Students in kindergarten through fourth grade returned to a partially quarantined Tisbury School Monday morning.
School officials delayed the start of school for one week after lead tests last month showed classrooms with levels above what OSHA considers healthy. The testing came after a Department of Public Health evaluation that showed air quality issues with the aging building, and pointed to potential problems with lead and asbestos.
The 155 K-4 students gathered in classrooms in the 1993 portion of the building. The other 140 5-8 grade students loaded themselves on buses for classes at the Martha’s Vineyard Regional High School.
Hallways leading into the older part of the Tisbury School that tested positive for lead were sectioned off with wood paneling and plastic sheeting on floors one, two, and three.
While much of their school was boarded up, students filed into classrooms to begin their school year. The front of the school is open, with the administration and nurse’s office in their same places. Other rooms on the first floor hallway will be used as English language learner and special education classrooms. Students will eat their lunch across the street at the town’s Emergency Services Facility.
Outside among students, Principal John Custer said he felt better than he had in the past three weeks. “Seeing the kids — that’s the cure,” he said. “We needed this.”
Classes were also set up for students at the little White House building. Also outside was a portable restroom unit with two bathrooms. While meeting code, Custer said he wanted extra bathrooms for staff and students.
Custer added that he was nervous, but the excitement of seeing students back at school put a smile on his face. “I feel better already having kids here,” he said.
While students were given some normalcy as they returned to classes, school administration and school committee members are focused on hiring an owner’s property manager (OPM) to help design and build a temporary school.
Selectmen and the school committee have a meeting scheduled for Tuesday at 5 pm to talk about a host of issues surrounding the school, including hiring an OPM.
At MVRHS, students housed in sequestered wing
Tisbury School students in grades 5 through 8 began their stay at the Martha’s Vineyard Regional High School (MVRHS) Monday morning.
As kids streamed off the school buses and in through the career and technical education (CTE) doors on the side of the building, some looked nervous and excited, while others seemed hardly fazed by the change.
The bell rang at 8:15 am, just as it did at the Tisbury School last year and the year before. Some high school stragglers rushed with their backpacks to their classrooms, but all the Tisbury kids were safely situated in their classes by the time the ball rang.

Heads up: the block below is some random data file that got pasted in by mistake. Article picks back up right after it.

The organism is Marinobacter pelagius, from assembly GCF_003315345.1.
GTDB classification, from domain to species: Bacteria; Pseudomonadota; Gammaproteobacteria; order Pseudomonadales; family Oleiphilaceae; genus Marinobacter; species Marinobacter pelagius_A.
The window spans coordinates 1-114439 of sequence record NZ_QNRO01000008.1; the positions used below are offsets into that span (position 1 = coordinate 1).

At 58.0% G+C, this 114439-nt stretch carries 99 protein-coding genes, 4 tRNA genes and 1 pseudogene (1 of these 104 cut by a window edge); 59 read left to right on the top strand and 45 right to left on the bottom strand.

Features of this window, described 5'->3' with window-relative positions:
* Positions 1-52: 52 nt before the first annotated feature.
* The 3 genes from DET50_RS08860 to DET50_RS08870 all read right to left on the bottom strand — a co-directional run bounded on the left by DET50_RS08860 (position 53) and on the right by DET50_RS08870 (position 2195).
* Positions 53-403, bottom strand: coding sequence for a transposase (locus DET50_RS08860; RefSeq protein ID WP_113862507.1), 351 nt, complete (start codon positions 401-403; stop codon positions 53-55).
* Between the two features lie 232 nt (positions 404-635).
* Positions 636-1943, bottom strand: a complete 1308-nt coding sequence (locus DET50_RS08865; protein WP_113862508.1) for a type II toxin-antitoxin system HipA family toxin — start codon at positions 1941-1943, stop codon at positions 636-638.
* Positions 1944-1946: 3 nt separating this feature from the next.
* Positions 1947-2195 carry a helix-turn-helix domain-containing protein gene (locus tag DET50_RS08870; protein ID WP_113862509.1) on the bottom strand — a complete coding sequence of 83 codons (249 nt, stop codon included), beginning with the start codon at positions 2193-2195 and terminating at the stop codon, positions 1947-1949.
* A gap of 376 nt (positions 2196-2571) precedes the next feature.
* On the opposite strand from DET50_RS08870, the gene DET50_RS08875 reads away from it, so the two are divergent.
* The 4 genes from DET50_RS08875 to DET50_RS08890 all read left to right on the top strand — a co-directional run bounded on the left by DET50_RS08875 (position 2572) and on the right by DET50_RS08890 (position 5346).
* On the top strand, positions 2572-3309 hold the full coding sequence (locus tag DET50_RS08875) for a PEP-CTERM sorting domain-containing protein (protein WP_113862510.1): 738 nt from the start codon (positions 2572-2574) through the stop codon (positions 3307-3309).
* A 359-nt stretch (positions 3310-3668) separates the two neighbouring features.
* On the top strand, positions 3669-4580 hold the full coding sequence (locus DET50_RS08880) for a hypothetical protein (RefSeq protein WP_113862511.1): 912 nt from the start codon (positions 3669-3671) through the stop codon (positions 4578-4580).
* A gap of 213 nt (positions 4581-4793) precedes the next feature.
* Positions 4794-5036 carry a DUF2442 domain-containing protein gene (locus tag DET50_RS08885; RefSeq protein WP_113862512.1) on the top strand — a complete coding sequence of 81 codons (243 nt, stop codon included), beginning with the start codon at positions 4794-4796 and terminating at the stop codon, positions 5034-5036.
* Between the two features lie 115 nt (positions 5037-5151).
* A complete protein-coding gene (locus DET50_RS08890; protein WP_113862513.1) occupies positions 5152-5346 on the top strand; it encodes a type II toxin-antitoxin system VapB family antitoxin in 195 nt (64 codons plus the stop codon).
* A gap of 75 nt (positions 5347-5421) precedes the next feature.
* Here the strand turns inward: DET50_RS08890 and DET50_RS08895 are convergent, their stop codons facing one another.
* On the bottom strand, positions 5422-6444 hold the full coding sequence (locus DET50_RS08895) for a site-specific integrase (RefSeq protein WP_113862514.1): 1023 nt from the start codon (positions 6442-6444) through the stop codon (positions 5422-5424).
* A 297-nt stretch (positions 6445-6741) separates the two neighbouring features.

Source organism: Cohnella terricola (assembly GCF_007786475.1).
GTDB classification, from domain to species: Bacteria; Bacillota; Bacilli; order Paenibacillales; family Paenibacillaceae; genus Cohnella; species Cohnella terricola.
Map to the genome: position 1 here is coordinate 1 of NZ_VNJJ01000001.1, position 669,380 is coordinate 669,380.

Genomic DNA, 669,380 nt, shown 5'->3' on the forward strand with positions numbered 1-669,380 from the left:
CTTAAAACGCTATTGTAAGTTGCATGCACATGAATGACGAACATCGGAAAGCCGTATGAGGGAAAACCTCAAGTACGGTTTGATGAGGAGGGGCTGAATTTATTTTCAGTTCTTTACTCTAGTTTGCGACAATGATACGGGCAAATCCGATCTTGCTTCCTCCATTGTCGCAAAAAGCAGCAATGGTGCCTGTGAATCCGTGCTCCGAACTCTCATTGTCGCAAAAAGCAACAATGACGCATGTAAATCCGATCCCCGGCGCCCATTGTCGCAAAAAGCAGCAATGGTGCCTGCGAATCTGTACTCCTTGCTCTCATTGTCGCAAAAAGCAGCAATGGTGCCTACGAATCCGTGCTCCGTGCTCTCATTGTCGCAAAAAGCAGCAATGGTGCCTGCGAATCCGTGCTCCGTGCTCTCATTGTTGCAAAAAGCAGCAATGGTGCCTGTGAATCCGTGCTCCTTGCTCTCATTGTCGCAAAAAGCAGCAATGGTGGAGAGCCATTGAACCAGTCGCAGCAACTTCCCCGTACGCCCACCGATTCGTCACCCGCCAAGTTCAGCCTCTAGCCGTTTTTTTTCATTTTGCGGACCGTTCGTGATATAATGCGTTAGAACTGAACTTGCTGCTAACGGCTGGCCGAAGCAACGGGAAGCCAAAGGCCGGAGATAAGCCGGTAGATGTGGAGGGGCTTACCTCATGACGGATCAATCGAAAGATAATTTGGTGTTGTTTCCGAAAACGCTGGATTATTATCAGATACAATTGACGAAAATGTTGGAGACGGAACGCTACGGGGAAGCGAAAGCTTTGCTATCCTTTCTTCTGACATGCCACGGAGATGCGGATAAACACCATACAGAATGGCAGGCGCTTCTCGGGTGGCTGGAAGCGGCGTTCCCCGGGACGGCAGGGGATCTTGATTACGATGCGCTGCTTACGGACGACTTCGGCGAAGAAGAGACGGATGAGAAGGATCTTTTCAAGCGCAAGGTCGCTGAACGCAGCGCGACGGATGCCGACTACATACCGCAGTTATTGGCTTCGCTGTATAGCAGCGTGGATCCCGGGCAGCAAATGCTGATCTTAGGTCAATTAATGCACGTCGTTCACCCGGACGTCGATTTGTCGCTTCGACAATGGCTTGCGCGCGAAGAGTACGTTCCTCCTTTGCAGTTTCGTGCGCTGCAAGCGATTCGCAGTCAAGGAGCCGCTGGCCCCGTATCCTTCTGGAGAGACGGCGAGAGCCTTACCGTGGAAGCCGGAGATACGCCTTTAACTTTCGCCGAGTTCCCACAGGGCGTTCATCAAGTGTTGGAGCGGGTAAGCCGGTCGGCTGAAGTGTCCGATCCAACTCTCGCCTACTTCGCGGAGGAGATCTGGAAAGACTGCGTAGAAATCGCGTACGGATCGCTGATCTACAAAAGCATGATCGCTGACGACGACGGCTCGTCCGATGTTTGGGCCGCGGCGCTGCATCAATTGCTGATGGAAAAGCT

In the “200 wing” of the school, where high school algebra and geometry teachers are normally located, Tisbury teachers placed signs above their doors with their names painted in various colors and styles.
The 200 wing was sectioned off by teachers, who stood by to make sure everyone got to their classes and could use the bathroom.
Both the girls’ and boys’ bathrooms are locked and restricted from general use, and are conveniently located next to the 200 wing, allowing teachers to escort students directly to them without straying from the sequestered area.
With seven classrooms in total, kids have a staggered schedule from MVRHS students, and will rotate classrooms throughout the day.
Tisbury students were also assigned lockers with combination locks on them — a precaution Tisbury School Assistant Principal Melissa Ogden said is necessary when integrating younger kids with older kids.
The culinary arts dining room in the high school was set up to mimic the orientation of the Tisbury school lunchroom, which Ogden said should help kids adjust to a new environment.
In the triangular room adjacent to the 200 wing where the CTE office is located, Tisbury
School Nurse Catherine Coogan worked on the final touches for her temporary workspace.
She pointed past a curtain at the middle of the room. “That’s where guidance will be,” Coogan said.
“Everything I need is right here, besides a sink. But I can just go across the hall and use the sink in one of the bathrooms,” Coogan said. “It’s not a whole ton of space, but it’s really all I need.”
School Resource Officer Jillian Sedlier strolled the halls just like any other day at the school, but Maj. Sterling Bishop of the Dukes County Sheriff’s Office stood and looked down the 200 hallway as a group of Tisbury students filtered from one classroom to another.
Bishop was there partly to look after the kids and to ensure a smooth transition, but he said he was also there as a dedicated father. “My daughter is a sixth grader at the Tisbury School, so I am partly here to see how she does and how the whole process flows,” Bishop said.
Based on the morning so far, Bishop said he is confident in the high school’s ability to take care of the children and run a tight ship. “My only concern was that there would be interactions between the high school kids and the Tisbury kids, but everything seems to be going great — it looks like it’s working,” Bishop said.
He explained how the confined learning space is beneficial to keeping track of students and making sure there are no interruptions to high school students’ day-to-day schedules.
MVRHS Principal Sara Dingledy said she is pleased with how the young students are transitioning into their new environment, and looks forward to finding ways to refine the process as kids continue to settle in.
“It seems pretty seamless right now. Everything is going smoothly,” Dingledy said. “We will see how everything goes in the next few days.”